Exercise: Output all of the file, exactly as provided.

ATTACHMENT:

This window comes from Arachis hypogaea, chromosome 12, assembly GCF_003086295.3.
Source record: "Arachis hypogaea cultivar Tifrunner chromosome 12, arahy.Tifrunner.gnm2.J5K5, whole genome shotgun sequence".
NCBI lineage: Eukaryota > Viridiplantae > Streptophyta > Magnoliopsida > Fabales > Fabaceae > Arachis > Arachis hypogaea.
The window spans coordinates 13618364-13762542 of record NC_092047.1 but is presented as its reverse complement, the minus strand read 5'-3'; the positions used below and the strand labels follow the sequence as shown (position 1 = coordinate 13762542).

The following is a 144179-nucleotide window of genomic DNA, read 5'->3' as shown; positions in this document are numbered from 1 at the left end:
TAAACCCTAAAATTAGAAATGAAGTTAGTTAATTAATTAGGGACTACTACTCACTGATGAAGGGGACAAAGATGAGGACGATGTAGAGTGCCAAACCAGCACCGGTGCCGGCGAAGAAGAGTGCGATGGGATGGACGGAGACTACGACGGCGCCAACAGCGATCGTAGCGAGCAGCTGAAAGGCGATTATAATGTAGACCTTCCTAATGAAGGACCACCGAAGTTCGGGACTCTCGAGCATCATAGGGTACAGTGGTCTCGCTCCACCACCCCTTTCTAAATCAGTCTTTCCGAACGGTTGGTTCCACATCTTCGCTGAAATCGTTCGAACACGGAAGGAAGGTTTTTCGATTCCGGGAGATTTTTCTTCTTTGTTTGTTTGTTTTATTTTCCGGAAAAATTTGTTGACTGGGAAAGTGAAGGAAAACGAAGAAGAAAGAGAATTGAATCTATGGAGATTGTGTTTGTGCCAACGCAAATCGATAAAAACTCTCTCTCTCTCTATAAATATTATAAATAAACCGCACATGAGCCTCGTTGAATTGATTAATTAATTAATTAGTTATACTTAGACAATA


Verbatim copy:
This window comes from Arachis hypogaea, chromosome 12, assembly GCF_003086295.3.
Source record: "Arachis hypogaea cultivar Tifrunner chromosome 12, arahy.Tifrunner.gnm2.J5K5, whole genome shotgun sequence".
NCBI lineage: Eukaryota > Viridiplantae > Streptophyta > Magnoliopsida > Fabales > Fabaceae > Arachis > Arachis hypogaea.
The window spans coordinates 13618364-13762542 of record NC_092047.1 but is presented as its reverse complement, the minus strand read 5'-3'; the positions used below and the strand labels follow the sequence as shown (position 1 = coordinate 13762542).

The following is a 144179-nucleotide window of genomic DNA, read 5'->3' as shown; positions in this document are numbered from 1 at the left end:
TAAACCCTAAAATTAGAAATGAAGTTAGTTAATTAATTAGGGACTACTACTCACTGATGAAGGGGACAAAGATGAGGACGATGTAGAGTGCCAAACCAGCACCGGTGCCGGCGAAGAAGAGTGCGATGGGATGGACGGAGACTACGACGGCGCCAACAGCGATCGTAGCGAGCAGCTGAAAGGCGATTATAATGTAGACCTTCCTAATGAAGGACCACCGAAGTTCGGGACTCTCGAGCATCATAGGGTACAGTGGTCTCGCTCCACCACCCCTTTCTAAATCAGTCTTTCCGAACGGTTGGTTCCACATCTTCGCTGAAATCGTTCGAACACGGAAGGAAGGTTTTTCGATTCCGGGAGATTTTTCTTCTTTGTTTGTTTGTTTTATTTTCCGGAAAAATTTGTTGACTGGGAAAGTGAAGGAAAACGAAGAAGAAAGAGAATTGAATCTATGGAGATTGTGTTTGTGCCAACGCAAATCGATAAAAACTCTCTCTCTCTCTATAAATATTATAAATAAACCGCACATGAGCCTCGTTGAATTGATTAATTAATTAATTAGTTATACTTAGACAATA